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This link recently saved by racialicious on July 12, 2011
"Shea processing takes two routes. The raw nuts are sold to Asian oil companies in bulk who extract, refine and sell the oil to Europe for cosmetic purposes. Whereas unrefined shea butter is locally processed, certified organic, graded for purity then pushed onto the world market by upper level distributors. In both scenarios a hefty markup is added with none of the profits trickle down."
“'Poverty pimps, that’s all many NGOs really are,' stated Dr. Samuel Hunter of the American Shea Butter Institute. 'They claim that they are in the villages to help the people when in actuality their application of fair trade versus a living wage is often the biggest enabler of poverty for the women throughout this region.'”
This link recently saved by racialicious on June 14, 2011
But could Goldberg have made his point without the slang? My money's on "yes."--AJP "This is psychologically fascinating: The mind of Fox Business host Eric Bolling, when confronted with images of President Obama meeting with Gabon's president, Ali Bongo, instantly recalls other black people who have met with President Obama, and comes to the conclusion that Obama feels deep love for black 'hoodlums.'"
This link recently saved by racialicious on April 15, 2011
"Quentin D. Atkinson, a biologist at the University of Auckland in New Zealand, has shattered this time barrier, if his claim is correct, by looking not at words but at phonemes — the consonants, vowels and tones that are the simplest elements of language. Dr. Atkinson, an expert at applying mathematical methods to linguistics, has found a simple but striking pattern in some 500 languages spoken throughout the world: A language area uses fewer phonemes the farther that early humans had to travel from Africa to reach it."
This link recently saved by racialicious on November 22, 2010
"Initially, I dismissed this as one of those things that academics worry about that the rest of the world really doesn't think about: Africans probably didn't make these films because they don't watch them. Considering that most African homes don't have televisions – I can't imagine that hearing a lion eating a wildebeest over the radio has quite the same effect as seeing it on television – surely the dearth of African presenters is a reflection of the lack of market for African fronted wildlife shows? However, if this is the case, what does that say about the people who do watch such shows? Will they only watch them when there's person of a certain demographic fronting them?"
This link recently saved by racialicious on November 12, 2010
"A row has broken out over a 'fake' photograph of three black women police officers apparently asleep in the Mitchells Plain charge office – and the man believed to have taken the picture could face charges of crimen injuria and defamation.
"The Police and Prison Civil Rights Union (Popcru) claims the officers – a constable and two trainees – were told by an inspector to pose for the picture last week.
“'After he finished taking the picture, he laughed and told the three he would expose them in the media,' said Popcru provincial chairman Francisco Fields."
This link recently saved by racialicious on October 05, 2010
"It is no accident that globalisation has seen the reemergence of slavery. The human degradation off West Africa is replicated elsewhere. I first came across modern slavery when investigating the UK chicken supply chain in Thailand in 2002. UK retailers and manufacturers now source much of their cheap commodity chicken from Asian factories. On the subcontracted farms around Bangkok that supply the international poultry processing factories I found illegal Burmese migrants trapped in debt bondage and forced labour. Fifteen Burmese refugees, interviewed for me by the American Centre for International Labour Solidarity, described sleeping in one room on the floor working whatever hours their Thai boss required of them, without pay and without a day off for two months. They had been kept in order by violence and by the threat of deportation if they complained."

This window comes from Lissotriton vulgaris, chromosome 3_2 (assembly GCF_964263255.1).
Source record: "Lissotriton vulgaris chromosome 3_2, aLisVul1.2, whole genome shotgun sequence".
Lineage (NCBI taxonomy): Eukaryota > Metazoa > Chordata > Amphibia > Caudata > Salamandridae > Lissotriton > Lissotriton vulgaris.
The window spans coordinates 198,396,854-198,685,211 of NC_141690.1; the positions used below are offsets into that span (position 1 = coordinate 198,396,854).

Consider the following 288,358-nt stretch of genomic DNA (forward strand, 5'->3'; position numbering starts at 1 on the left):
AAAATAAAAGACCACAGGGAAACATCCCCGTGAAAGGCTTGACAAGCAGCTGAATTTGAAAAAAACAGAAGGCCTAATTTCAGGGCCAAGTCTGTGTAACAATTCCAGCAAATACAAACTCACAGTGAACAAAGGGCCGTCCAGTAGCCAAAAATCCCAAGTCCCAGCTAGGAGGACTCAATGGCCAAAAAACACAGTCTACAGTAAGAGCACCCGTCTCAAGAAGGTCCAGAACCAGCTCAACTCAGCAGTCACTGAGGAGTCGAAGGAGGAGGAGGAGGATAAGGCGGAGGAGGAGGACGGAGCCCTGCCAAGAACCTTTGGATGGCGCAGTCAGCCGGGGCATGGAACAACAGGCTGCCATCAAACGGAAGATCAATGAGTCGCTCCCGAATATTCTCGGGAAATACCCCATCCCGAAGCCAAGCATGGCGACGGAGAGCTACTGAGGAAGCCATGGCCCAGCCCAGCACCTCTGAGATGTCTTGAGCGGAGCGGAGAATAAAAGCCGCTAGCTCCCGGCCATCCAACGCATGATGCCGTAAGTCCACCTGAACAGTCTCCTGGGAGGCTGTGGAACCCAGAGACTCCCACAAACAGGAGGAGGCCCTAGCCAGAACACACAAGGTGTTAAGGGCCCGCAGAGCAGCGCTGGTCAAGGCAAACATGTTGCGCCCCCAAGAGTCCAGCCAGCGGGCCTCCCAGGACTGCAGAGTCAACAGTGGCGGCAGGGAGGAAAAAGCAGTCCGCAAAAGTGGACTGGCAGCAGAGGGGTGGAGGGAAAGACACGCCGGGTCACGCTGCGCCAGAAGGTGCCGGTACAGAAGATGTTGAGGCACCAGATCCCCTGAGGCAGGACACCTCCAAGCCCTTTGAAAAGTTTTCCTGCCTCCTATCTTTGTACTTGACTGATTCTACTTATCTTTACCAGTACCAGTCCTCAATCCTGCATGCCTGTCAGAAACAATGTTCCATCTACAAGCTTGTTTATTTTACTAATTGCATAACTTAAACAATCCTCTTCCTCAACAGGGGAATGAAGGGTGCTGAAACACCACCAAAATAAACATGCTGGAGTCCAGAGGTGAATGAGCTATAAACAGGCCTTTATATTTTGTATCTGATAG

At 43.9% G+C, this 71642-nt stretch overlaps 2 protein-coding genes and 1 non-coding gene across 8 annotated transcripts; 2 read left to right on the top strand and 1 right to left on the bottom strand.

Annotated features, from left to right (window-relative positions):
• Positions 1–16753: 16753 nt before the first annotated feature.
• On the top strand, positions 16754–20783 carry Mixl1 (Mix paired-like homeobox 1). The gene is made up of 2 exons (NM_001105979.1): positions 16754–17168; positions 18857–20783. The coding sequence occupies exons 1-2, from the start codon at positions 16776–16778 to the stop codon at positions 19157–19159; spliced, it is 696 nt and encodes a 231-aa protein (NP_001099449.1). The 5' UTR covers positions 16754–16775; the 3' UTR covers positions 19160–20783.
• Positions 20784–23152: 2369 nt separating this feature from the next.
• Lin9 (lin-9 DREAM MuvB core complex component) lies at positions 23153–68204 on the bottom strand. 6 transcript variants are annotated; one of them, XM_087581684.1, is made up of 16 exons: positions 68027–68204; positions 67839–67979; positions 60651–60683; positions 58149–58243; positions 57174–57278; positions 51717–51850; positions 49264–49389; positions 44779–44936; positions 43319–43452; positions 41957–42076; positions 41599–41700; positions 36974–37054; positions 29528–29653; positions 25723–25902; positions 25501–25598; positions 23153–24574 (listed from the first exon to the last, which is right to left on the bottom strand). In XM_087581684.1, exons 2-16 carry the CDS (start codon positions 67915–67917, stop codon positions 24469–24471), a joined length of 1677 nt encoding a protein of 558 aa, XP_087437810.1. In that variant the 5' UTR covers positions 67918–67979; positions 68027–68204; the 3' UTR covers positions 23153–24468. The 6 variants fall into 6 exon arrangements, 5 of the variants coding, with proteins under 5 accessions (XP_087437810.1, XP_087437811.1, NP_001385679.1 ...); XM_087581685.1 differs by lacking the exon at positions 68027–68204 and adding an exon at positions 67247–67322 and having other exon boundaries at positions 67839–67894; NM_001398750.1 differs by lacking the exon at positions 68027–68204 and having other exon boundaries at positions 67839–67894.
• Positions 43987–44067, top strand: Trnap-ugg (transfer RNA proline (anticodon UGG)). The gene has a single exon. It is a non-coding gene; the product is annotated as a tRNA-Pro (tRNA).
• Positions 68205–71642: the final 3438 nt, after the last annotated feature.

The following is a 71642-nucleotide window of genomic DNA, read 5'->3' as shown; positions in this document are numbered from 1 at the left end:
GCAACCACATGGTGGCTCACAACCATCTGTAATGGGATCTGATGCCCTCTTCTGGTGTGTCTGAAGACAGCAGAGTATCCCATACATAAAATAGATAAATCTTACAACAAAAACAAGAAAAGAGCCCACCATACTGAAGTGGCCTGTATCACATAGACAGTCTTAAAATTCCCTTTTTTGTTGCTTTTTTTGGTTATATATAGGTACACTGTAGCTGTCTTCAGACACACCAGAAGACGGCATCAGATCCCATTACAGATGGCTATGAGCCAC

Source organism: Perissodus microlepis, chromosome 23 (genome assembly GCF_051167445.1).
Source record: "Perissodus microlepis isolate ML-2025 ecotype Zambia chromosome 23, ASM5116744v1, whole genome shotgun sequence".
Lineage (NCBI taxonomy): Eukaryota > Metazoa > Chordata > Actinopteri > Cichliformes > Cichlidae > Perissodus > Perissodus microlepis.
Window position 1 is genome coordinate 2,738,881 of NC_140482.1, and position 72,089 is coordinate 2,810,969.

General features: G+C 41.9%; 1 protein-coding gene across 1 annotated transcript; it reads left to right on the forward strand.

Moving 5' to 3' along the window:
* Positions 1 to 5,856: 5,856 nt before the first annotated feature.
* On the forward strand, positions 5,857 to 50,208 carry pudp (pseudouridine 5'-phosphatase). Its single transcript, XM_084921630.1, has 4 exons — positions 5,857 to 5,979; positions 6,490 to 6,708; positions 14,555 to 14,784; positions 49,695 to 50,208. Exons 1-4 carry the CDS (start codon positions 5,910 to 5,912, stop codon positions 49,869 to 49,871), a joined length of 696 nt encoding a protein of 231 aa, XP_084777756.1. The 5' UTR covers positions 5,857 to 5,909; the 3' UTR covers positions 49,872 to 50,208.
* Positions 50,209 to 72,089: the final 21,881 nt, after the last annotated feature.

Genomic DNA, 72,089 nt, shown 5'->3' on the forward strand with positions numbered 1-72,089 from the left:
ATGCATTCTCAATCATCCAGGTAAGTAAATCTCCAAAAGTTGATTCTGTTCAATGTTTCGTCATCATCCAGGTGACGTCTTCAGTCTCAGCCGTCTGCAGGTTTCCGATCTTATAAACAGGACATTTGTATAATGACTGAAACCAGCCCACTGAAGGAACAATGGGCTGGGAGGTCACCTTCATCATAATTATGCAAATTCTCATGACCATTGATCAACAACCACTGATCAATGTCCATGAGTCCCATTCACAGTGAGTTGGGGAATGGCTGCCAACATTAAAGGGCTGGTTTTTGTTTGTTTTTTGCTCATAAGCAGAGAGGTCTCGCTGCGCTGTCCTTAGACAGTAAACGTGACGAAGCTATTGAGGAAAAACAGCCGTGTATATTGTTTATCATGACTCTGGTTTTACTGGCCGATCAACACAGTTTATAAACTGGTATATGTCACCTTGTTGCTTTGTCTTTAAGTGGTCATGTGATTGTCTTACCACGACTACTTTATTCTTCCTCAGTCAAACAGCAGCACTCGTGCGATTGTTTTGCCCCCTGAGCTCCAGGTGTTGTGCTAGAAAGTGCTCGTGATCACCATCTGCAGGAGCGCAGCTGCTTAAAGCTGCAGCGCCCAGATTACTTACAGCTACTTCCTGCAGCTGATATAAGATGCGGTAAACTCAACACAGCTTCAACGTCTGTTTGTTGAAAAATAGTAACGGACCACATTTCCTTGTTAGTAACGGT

This link recently saved by racialicious on July 10, 2010
"CBC's coverage seems to give tacit approval to an idea of the big physical undisciplined African. Despite African teams averaging less than a goal against them in each one in their opening games, nearly all were challenged as having possible issues with a lack of defensive discipline. Going into the Nigeria vs. Argentina match, CBC's Nigel Reed claimed that Nigerians would be physical and challenge the Argentines. In actuality the Nigerians committed only one more foul than the South American team."
This link recently saved by racialicious on July 09, 2010
"In the popular imagination, African music is the antithesis of urban. It's folk music, music of the bush, music of mythical village cultures that are still intact. Kwaito, born in townships and featuring occasionally misogynistic lyrics and a whiff of gangsterism, doesn't fit that image. Of course, the image is absolute nonsense: one of the first African sounds to make global inroads was jit, the sound of urban Zimbabwe in the 1980s. But you can see, even in its packaging, how this need to imagine Africa as exclusively rural persists: recently a reviewer rightly castigated the African Pearls compilation for an album cover that featured barefoot women dancing around a baobab tree — for a compilation of urban 1970s music from Senegal. It's quite a cheap trick."
This link recently saved by racialicious on May 20, 2010
"Gift Trapence, executive director of the Centre for the Development of People, was at the court house Thursday and told reporters: 'How can they get 14 years simply for loving one another? Even if they are jailed for 20 years you can't change their sexuality.'''
This link recently saved by racialicious on May 07, 2010